Maryville College to celebrate Black History Month
Jan. 30, 2012
Contact: Chloe Kennedy, News and New Media Writer
In observance of National Black History Month, Maryville College’s Black Student Association will present a “Black Expo Poetry Night” at 6 p.m., Thurs., Feb. 9 in the Clayton Center for the Arts’ Harold and Jean Lambert Recital Hall.
Two spoken word artists, Sarah Kay and Rudy Francisco, will perform during the event, which is free and open to the public.
Kay, who grew up in New York City, began performing her poetry when she was 14 years old, becoming a fixture at the famous Bowery Poetry Club. She holds many titles, including spoken word poet, poetry teacher, documentary filmmaker, playwright, singer, songwriter, photographer and editor for Write Bloody Publishing. She is the founder and director of Project V.O.I.C.E. (Vocal Outreach Into Creative Expression), a national movement that celebrates and inspires youth self-expression through spoken word poetry. She has performed in venues across the country, including the United Nations, and she was a speaker at the TED 2011 Conference. She was also featured on the sixth season of the television series Russell Simmons presents HBO Def Poetry Jam.
Francisco, who was born and raised in San Diego, Calif., is the co-host of the largest poetry venue in San Diego. As an artist, he combines activism and poetry to enlighten the minds of those who hear him perform. Through workshops and performances at schools and community centers, he has worked to expose youth to the genre of spoken word poetry. He has also conducted guest lectures and performances at colleges and universities across the country. He is the 2009 National Underground Poetry Slam Champion, the 2010 San Diego Grand Slam Champion, the 2010 San Francisco Grand Slam Champion and the 2010 Individual World Poetry Slam Champion.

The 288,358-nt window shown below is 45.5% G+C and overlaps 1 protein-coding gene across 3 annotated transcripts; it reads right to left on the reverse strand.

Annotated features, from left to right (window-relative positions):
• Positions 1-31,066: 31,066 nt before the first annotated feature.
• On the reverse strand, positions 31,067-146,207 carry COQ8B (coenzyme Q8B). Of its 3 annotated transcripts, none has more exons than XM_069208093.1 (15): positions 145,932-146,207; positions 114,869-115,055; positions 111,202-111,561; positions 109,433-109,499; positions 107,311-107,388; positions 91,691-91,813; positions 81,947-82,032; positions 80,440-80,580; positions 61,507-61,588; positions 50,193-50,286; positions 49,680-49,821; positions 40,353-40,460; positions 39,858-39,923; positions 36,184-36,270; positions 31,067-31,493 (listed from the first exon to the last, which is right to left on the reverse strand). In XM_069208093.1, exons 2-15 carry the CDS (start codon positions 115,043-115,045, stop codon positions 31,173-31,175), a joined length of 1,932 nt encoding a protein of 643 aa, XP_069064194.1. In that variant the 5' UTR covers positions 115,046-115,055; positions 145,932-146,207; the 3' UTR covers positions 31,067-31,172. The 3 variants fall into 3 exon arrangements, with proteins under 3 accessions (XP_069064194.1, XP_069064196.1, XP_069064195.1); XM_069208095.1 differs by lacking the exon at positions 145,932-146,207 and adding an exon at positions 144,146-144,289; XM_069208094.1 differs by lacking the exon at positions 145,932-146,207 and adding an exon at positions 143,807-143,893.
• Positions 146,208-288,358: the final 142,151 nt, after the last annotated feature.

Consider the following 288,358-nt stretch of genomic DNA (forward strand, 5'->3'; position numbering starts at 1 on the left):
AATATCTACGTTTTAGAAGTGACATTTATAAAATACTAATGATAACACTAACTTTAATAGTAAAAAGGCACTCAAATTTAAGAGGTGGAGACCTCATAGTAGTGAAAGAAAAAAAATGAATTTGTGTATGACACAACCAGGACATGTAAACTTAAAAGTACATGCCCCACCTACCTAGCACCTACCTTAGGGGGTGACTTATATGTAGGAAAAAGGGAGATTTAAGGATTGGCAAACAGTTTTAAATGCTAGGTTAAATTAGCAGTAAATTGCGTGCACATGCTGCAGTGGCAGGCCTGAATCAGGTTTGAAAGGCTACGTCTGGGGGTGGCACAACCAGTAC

The event “aims to expose the Maryville College community to the art of spoken word,” said Larry Ervin, director of multicultural affairs at Maryville College. “The storytellers of old kept the history and the traditions of old alive. Spoken word is that vehicle of today.”
The poetry expo is just one of several events planned for Black History Month.
“Black history is even more relevant today than ever. Contributions of all peoples to our American way of life cannot be swirled into a sea of forgetfulness,” Ervin said. “This knowledge is a source of encouragement, entitlement and pride for any group of people. All peoples need to have pride in their cultures history and future.”
Other Black History Month events on campus:
Thurs., Feb. 2 – “Apollo Night” will be held at 7 p.m. in the Clayton Center’s Harold and Jean Lambert Recital Hall. Modeled after the original “Showtime at the Apollo” show that launched Sept. 12, 1987, at the famous Apollo Theatre in Harlem, N.Y., the event will feature performances by members of the campus and local community. The event is free and open to the public.
Fri., Feb. 3 – A screening of the 2007 film Freedom Writers will begin at 7 p.m. in the Clayton Center’s Harold and Jean Lambert Recital Hall. Starring Hilary Swank, the movie tells the story of a young, inner-city school teacher who encourages her class of at-risk students to express themselves through writing. Free and open to the public.
Fri., Feb. 10 – A screening of the film Antwone Fisher will begin at 7 p.m. in the Clayton Center’s Harold and Jean Lambert Recital Hall. Based on a true story, the film stars Denzel Washington and Derek Luke and tells the story of a young navy man who is forced to see a psychiatrist after a violent outburst against a fellow crewman. During treatment, the young man reveals a horrible past and realizes a hopeful future. Free and open to the public.